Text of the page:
Baking History

A Taste For The Past

Archive for the ‘Pareve’ Category

Savoy Cake (Gâteau de Savoie)

Posted by bakinghistory on July 13, 2008

A tender sponge cake ideal to serve with tea, preserves or custard

An old-fashioned cake—it dates back to the time of Louis XIV— that is always pleasant to have. Its texture is spongy and light, yet sturdy enough to spread with jam, or to line a mold to make a trifle. It does not contain any milk , butter, or leavening—it’s important to beat the batter well so that it can incorporate enough air for the cake to have a tender crumb.

From the original recipe by Sara Van Buren

In: “Good-living: A Practical Cookery-book for Town and Country”, 1890—USA

Ingredients:

1 cup (4 oz—113 g) unsifted powdered sugar (confectioners’ sugar) + extra to sprinkle on the cake

1/4 cup  + 2 tbsp (1-1/2 oz—42 g) AP flour (sifted) + extra for the cake pan

scant 1/4 cup (1 oz—28 g)  cornstarch

3 large eggs, divided

1 tsp pure vanilla extract (or to taste)

vegetable oil to grease the pan

Grease and flour a Bundt cake pan. Preheat the oven to 350°F (180°C)

Sift together flour and cornstarch.

Beat the yolks at high speed until very light and pale yellow, add the vanilla and then the confectioners’ sugar a little at a time, sifting it through a fine strainer. Beat until light.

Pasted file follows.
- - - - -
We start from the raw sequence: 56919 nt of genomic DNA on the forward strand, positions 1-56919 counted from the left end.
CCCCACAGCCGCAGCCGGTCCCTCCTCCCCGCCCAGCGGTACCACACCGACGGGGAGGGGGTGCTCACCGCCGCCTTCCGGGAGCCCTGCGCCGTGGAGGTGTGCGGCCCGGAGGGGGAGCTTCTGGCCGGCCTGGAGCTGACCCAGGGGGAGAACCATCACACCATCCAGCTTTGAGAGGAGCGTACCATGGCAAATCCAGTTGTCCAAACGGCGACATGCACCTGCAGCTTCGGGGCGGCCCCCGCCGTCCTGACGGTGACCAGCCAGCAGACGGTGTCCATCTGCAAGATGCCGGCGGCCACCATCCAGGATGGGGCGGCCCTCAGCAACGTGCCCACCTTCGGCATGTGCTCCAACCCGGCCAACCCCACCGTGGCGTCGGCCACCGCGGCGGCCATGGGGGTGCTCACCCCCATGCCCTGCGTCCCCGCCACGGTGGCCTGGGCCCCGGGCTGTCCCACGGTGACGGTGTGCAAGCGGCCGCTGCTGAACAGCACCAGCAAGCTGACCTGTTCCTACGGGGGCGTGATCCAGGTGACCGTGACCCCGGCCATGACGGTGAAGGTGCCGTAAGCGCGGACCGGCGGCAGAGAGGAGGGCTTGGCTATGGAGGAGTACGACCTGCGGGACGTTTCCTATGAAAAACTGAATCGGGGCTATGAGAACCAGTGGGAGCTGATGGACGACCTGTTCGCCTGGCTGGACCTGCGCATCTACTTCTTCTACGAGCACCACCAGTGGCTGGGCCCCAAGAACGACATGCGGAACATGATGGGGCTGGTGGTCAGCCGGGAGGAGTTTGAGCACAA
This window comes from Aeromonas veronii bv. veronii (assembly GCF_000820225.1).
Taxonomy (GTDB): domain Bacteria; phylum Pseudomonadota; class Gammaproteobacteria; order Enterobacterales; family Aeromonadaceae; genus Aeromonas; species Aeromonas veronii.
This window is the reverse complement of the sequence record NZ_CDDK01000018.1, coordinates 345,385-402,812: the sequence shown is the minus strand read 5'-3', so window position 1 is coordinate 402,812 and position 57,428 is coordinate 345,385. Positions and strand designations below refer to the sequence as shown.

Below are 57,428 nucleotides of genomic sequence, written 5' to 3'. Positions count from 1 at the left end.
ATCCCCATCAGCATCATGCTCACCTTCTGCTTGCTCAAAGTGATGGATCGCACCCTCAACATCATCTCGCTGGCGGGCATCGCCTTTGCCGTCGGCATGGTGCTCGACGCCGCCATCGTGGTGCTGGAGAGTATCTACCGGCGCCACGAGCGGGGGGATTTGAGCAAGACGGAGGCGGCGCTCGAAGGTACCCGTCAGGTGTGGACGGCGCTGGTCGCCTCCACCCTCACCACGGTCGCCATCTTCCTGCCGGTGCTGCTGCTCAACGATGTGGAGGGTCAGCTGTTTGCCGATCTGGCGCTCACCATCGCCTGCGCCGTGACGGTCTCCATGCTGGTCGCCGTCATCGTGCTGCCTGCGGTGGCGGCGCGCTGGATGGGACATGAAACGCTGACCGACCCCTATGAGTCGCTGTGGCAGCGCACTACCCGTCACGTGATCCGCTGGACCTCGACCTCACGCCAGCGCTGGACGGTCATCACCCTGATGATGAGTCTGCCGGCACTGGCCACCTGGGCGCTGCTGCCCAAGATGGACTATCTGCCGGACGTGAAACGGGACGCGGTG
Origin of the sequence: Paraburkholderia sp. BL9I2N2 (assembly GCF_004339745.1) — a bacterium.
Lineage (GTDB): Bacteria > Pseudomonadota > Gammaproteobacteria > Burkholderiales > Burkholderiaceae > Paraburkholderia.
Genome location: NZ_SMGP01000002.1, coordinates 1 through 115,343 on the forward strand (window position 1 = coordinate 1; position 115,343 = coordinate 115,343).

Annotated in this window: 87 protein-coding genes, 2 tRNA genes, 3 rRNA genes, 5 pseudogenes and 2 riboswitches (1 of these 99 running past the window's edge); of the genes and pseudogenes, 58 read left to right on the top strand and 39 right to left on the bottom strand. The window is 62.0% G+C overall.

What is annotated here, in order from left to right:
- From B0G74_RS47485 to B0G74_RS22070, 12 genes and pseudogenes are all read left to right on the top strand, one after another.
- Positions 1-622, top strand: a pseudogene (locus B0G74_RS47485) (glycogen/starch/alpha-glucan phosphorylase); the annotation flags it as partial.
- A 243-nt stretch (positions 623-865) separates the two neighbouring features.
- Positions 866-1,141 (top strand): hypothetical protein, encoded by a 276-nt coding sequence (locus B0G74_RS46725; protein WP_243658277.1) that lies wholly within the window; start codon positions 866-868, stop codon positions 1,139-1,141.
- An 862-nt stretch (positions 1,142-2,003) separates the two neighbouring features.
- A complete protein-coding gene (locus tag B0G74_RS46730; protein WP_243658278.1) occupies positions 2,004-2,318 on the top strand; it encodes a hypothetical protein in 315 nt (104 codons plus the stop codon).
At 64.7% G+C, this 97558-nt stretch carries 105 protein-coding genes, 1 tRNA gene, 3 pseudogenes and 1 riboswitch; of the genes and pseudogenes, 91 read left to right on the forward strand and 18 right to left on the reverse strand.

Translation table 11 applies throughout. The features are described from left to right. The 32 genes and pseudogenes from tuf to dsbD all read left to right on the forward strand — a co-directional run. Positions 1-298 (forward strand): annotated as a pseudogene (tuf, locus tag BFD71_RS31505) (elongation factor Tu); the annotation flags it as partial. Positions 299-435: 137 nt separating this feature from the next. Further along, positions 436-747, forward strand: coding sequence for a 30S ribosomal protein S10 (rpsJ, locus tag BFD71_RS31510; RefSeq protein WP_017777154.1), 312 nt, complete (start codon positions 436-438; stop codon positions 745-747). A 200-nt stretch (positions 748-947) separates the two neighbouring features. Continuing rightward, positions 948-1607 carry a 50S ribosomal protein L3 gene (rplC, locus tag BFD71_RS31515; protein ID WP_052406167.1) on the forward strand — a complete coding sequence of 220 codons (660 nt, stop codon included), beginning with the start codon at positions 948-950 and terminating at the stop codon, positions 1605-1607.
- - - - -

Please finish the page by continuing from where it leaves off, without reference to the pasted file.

Add the flour-cornstarch mixture, sifting it through a fine strainer,  mixing by hand or at the lowest speed, and only until just incorporated.

Beat the egg whites until stiff but still moist (do not overbeat).

Add 1/4 of the egg whites to the yolks and flours mixture, folding them in until well mixed.

Add the remaining egg whites, folding them in gently so that they do not deflate. Pour the batter in the prepared pan, place in the oven, and immediately lower the temperature to 325°F (160°C).

Bake for 40-45 minutes, and do not open the oven door before 40 minutes have passed or the cake will fall.

A cake tester will come out dry and clean once the cake is ready, and the cake will shrink slightly from the sides of the pan.

Place the mold on a rack for five minutes, then delicately unmold the cake and let it cool on a rack.

Once the cake is completely cold sift confectioners’ sugar on top and sides